The seventh is a fantastic nature. Of course, there are many stunningly beautiful places in the world, but in Turkey, in the area of bays around Fethiye and Oludeniz, I am breathtaken from the views every five minutes. Or maybe every three. Such colors, such a triumph of life in all its natural splendor and diversity, I have not seen anywhere else. Well, just Google the photos, and you will understand everything. You can Google, for example, Oludeniz, Gekova, Kash, or Kabak. And most importantly — you can see all these only from the sea, and only from the sea, you will get to some secluded bays. Those who rest onshore really miss the most beautiful thing in Turkey.
The eighth is picturesque antique ruins everywhere. Few people know that almost 80% of the preserved architectural heritage of antiquity is in modern Turkey. And it is concentrated just in two regions — on the coast of the Aegean Sea (Ephesus, Miletus, Priene, Didim) and on the coast from Bodrum to Antalya (here, there is the Lycian path along the mountains — the most important trade route of antiquity, around which there are ruins of almost two dozens of cities). Many of them you can view from the water — for example, the tombs carved in the rock in the towns of Mira and Dalyan, or the antique temples on the tops of the mountains — in Olympos or Side.
The ninth is the famous Turkish hospitality. Turks love foreigners, adore children, and are always ready to help. Almost everyone speaks English quite well. In general, the Turks can somehow very efficiently and quickly solve any problems, especially if they happened to a foreigner. By the way, Turkey is a very safe country. There are few street thefts here, and in marinas, it is even safer.
The tenth is the cost of vacations. Here, perhaps, many will be disappointed: the prices for yacht charter and mooring in marinas are similar to European ones — in Greece or Croatia, for example. But the big plus of Turkey is the low prices on land. Of course, there are also expensive fancy places, especially in Bodrum, but in general, the average price tag is more than affordable. If you also consider rather inexpensive airplane tickets, then you will see that resting here is not expensive at all.
And some technical details: renting a yacht here is not difficult; the procedure is standard. You can rent a yacht with a skipper or without him if you have a Bareboat Skipper license. There are also ready-made yacht tours where you do not have to think about the organization — the skippers have already thought of everything for you.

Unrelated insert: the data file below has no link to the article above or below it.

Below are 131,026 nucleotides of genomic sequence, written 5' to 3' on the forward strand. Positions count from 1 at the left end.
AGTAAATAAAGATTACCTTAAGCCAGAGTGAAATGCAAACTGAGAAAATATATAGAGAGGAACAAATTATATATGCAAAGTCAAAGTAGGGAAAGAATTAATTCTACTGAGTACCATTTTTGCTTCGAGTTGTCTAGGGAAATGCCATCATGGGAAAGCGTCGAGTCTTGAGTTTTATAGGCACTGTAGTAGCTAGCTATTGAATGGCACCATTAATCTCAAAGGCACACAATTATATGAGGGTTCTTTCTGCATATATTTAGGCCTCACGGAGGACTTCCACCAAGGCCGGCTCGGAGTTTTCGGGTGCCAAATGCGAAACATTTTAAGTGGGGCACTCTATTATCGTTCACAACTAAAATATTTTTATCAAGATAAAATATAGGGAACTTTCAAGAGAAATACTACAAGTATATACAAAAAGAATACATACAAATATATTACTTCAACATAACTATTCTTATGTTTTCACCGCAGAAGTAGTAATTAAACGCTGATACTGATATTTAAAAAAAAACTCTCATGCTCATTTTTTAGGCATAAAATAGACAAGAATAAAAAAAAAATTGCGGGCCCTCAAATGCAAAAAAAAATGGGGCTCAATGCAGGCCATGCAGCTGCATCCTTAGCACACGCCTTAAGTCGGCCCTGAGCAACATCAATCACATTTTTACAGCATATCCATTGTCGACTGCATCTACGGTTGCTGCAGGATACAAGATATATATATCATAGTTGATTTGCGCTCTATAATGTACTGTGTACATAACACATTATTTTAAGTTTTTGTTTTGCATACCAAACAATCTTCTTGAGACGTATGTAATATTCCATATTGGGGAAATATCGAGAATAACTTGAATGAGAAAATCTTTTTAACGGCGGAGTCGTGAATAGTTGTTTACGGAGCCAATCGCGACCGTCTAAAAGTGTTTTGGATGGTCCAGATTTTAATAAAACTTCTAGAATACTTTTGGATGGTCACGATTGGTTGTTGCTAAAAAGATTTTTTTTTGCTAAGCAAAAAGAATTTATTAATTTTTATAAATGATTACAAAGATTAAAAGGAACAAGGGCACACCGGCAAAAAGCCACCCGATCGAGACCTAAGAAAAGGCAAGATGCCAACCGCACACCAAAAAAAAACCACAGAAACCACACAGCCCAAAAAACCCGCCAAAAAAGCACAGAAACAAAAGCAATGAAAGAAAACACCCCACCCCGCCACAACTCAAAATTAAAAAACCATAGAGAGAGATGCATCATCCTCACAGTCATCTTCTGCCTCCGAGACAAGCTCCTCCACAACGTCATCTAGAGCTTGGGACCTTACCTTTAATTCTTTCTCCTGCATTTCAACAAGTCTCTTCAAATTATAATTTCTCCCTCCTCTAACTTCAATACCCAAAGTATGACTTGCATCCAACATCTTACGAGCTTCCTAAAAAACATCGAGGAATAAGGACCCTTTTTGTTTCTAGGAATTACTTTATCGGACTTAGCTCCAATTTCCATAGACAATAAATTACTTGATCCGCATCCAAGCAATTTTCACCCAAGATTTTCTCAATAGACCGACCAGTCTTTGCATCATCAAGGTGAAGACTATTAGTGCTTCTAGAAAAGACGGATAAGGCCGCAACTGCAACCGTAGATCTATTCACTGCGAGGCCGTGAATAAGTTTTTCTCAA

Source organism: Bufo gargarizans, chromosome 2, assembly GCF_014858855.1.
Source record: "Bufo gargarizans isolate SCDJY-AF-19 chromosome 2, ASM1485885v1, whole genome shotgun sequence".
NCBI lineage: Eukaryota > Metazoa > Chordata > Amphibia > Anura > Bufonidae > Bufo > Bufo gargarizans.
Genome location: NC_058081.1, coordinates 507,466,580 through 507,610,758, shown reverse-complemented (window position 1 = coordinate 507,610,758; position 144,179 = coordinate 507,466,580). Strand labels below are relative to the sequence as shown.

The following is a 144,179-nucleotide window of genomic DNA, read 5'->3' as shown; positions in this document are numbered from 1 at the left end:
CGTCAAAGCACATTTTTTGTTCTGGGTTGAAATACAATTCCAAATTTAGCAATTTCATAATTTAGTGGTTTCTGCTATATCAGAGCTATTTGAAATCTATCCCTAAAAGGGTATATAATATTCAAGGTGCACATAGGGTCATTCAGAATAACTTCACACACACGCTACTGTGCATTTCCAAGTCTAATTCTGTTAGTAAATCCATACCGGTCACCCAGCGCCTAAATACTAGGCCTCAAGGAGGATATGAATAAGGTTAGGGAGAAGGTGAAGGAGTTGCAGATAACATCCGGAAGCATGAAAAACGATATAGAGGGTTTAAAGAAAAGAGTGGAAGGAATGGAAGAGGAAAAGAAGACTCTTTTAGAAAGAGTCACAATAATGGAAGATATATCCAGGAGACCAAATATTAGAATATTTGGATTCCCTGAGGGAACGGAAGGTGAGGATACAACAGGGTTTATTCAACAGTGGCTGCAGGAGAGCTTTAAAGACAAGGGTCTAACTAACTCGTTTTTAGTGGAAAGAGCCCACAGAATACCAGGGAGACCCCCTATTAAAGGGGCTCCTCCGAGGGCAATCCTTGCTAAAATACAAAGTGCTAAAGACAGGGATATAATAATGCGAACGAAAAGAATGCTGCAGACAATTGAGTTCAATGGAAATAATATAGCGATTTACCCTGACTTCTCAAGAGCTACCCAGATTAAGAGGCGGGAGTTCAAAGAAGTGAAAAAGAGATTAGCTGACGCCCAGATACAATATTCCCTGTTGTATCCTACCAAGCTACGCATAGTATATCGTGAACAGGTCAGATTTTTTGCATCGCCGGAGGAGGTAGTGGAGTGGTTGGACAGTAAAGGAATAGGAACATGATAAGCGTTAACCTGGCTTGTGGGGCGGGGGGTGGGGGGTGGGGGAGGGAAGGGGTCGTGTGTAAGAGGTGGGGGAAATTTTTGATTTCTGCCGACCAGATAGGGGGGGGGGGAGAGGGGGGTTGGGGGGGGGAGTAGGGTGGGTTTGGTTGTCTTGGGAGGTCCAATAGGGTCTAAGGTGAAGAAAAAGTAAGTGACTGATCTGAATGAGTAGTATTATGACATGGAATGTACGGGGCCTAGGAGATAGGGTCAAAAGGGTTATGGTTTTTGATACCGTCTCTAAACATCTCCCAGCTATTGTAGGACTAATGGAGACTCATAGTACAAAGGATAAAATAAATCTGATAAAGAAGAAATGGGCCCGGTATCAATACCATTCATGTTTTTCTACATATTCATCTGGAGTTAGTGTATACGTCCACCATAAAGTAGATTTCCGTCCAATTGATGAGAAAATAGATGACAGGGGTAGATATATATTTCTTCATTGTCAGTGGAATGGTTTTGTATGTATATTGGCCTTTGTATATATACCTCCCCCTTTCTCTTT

There are two things to pay attention to. The first is a specific document called «transitlog,» aka «Turkish Ports Yacht Registration Certificate» — this is a permit to stay in Turkish waters. Since we are talking primarily about the yacht charter, the names of all those who will stay on this boat are entered in the transit log. The charter company does this, so I write about it rather so that you understand what it is about if the Turkish coast guard suddenly asks you for this piece of paper.
The other detail, which is very important to know, is the so-called Blue card. In Turkey, it is strictly forbidden to drain dirty water and feces into the water: you must empty the waste tank in marinas, and be sure to put the corresponding mark in the blue card. Even doing everything according to the rules, many people forget about the marks, and there is a penalty for this because the marks in the «blue card» here are checked often.
The main yachting centers are Bodrum, Marmaris, Fethiye, Gocek, Finike, Kemer. Each of them is worth describing in detail, but I will do it in other articles. The main thing is that «yachting» Turkey is very different from «all-inclusive» Turkey. And in terms of quality, content, and variety of relaxation — this is definitely something that is worth trying at least once in a lifetime.
So, as we say in Turkey — Hos Geldiniz! Welcome!